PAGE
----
2022 Collaborative Achievement Award
The Collaborative Achievement Award recognizes the excellence that results when architects work with those from outside the profession to improve the spaces where people live and work.
When Joseph P. Riley became mayor of Charleston, South Carolina, in 1975, the city's urban center was quickly deteriorating. Over his 10 terms as Charleston’s leader, Riley completely transformed the city into a top cultural destination and positioned himself as one of the country's most visionary and effective leaders. Few understand as well as Riley the many ways in which architecture, urbanism, and human fabric intersect to create great places, and he has forged a path for generations of mayors to follow his positive example.
Across four decades of leadership, Riley continuously considered Charleston’s public realm first and foremost. His work to develop the city's Waterfront Park, the redevelopment of the urban renewal-era Gaillard Center into new city offices, and his insistence that Charleston's government remain in the city's heart demonstrate his forward-thinking vision. The International African American Museum, designed by Moody Nolan and Pei Cobb Freed & Partners, will reaffirm Riley's commitment to the city and, more importantly, to its entire history when it opens later this year. Riley considers the project the most important work of his lifetime.
"Joe believes in architecture," wrote Christian Sottile, AIA, professor and former dean at Savannah College of Art and Design, in a letter nominating Riley for the Collaborative Achievement Award.
"As mayor, Joe always surrounded himself with outstanding designers, recognizing that the bone structure of a good city, and all its fine-grained details, mattered." - Christian Sottile, AIA
Throughout his leadership, Riley endeavored to ease racial tensions by working closely with the African American community. Charleston, committed to racial harmony and progress, saw a significant decrease in crime as it simultaneously experienced a stunning revitalization of its historic business district. During Riley's tenure as mayor, the city amassed an impressive record of innovation in public safety, housing, the arts, and development. Today, it is often hailed as one of the most livable and progressive cities in the U.S.
The seeds of Riley's innovative ideas were planted during a late 1970s tour of several European cities, when he was part of a delegation of American civic leaders. In 1985, while on an early morning jog, Riley envisioned a mayors' institute that would instruct other city leaders in the complex matters of good urban design. He passed his idea to Jaquelin Robertson, then dean of the School of Architecture at the University of Virginia, who subsequently shared it with the National Endowment for the Arts, which agreed to fund the initiative.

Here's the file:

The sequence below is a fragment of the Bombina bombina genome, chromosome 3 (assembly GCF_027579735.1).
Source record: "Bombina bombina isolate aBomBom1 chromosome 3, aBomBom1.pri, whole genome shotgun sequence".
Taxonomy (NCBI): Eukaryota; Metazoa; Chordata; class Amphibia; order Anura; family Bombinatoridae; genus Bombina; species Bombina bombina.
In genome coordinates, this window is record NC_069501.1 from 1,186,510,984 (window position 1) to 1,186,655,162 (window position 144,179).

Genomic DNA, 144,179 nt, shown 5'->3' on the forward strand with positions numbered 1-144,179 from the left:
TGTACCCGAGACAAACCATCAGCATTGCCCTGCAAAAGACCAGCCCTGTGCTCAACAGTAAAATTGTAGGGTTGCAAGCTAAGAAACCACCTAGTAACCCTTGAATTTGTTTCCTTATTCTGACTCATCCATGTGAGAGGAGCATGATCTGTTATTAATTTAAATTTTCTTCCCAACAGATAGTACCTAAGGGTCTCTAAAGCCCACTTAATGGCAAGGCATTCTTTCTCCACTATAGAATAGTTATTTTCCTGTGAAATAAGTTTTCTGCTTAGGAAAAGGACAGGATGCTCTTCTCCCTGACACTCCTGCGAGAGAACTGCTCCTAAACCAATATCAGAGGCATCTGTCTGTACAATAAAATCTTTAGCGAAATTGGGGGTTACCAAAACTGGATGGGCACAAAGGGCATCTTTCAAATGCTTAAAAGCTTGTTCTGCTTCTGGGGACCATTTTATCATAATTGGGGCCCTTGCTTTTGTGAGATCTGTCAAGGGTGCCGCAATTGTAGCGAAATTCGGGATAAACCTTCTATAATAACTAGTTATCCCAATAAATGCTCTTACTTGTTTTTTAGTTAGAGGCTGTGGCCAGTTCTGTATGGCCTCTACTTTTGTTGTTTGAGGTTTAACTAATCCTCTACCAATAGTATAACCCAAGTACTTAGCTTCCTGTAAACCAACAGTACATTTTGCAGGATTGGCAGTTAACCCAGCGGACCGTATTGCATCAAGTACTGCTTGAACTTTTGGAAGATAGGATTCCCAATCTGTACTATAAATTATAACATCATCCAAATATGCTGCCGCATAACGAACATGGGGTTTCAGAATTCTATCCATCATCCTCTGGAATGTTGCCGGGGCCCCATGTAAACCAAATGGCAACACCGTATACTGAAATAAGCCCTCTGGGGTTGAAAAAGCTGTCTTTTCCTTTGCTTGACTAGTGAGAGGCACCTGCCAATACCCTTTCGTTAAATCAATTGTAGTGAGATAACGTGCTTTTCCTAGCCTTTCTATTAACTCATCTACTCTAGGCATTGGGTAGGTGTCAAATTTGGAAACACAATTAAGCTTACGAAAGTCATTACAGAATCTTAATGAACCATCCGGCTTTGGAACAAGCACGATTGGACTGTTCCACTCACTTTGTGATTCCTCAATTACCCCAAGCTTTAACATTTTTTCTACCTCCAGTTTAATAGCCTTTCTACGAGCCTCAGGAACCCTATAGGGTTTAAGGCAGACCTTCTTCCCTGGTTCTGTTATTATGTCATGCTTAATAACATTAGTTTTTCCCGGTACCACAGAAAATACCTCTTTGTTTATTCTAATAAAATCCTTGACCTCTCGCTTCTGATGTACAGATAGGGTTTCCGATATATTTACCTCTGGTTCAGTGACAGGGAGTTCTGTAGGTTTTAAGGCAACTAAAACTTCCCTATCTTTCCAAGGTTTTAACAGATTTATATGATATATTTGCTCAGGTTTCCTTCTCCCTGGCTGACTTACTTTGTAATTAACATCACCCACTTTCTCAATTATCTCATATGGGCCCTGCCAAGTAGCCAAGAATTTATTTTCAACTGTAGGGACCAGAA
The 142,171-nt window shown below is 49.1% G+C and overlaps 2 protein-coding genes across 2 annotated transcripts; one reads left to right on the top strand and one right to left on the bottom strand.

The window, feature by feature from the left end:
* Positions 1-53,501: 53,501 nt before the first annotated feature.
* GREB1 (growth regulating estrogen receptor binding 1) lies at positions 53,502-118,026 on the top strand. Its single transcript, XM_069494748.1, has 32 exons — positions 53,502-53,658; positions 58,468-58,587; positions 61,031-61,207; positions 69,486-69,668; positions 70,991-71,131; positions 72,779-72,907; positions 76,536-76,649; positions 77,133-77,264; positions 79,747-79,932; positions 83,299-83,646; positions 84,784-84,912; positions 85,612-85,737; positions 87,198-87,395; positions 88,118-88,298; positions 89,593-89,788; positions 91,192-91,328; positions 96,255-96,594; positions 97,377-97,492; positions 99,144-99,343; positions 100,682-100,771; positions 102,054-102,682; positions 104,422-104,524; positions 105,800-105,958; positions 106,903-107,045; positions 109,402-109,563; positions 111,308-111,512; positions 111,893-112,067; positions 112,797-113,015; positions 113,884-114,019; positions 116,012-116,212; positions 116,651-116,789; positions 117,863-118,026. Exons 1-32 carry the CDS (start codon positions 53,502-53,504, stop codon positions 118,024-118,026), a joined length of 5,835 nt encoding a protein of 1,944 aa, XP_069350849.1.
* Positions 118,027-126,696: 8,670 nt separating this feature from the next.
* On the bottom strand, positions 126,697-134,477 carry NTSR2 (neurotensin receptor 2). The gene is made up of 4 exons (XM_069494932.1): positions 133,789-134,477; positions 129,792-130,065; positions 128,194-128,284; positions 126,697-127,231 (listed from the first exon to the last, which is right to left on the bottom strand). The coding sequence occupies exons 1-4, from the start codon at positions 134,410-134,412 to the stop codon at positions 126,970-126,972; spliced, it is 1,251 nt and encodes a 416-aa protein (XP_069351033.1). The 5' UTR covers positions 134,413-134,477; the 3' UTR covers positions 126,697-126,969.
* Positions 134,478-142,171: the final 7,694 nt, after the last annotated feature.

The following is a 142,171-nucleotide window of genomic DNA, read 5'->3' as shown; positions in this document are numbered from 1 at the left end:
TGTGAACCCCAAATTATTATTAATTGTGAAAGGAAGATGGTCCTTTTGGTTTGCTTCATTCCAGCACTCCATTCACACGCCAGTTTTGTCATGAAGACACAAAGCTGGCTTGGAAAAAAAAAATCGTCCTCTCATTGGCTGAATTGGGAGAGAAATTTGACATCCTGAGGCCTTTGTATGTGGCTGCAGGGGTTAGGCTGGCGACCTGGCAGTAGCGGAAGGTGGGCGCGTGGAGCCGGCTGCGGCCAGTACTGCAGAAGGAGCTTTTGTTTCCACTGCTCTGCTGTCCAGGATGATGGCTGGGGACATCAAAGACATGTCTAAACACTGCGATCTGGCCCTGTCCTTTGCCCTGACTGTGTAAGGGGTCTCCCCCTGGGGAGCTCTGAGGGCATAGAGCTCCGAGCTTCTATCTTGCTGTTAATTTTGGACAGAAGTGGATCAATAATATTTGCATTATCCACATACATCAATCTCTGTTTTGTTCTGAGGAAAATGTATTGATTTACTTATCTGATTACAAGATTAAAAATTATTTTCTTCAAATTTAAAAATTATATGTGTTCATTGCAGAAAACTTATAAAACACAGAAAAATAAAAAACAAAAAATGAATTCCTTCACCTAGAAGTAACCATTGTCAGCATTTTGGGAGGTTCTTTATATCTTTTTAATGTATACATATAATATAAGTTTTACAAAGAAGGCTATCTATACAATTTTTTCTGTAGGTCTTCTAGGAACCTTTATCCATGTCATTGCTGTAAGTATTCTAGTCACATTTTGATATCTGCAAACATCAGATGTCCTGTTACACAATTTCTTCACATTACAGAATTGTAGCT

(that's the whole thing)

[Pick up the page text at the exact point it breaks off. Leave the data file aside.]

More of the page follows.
The resulting Mayors' Institute on City Design had its first meeting a year later. For its initial meeting, a maximum of eight mayors, with no staff and no press, met with a small group of design professionals and urban planners over two and a half days. That structure was so thoughtful and successful that it remains unchanged 36 years later. Often, participating mayors return home and emerge as design leaders, fundamentally changing the course of their cities. Since the landmark program's inception, more than 1,200 mayors from all 50 states have participated, ensuring that good design remains at the top of U.S. cities’ agendas.
"Today, Riley's legacy is indisputable, rendered in brick and stone, across architectural styles," Jacob Lindsey, former director of planning and development services for Boulder, Colorado, wrote in support of Riley's nomination. "Mayor Riley dedicated his life to public service in collaboration with the citizens of Charleston, and the built result is an array of civic spaces and architecture that serve the people, enhance the public realm, and set an example for all American cities."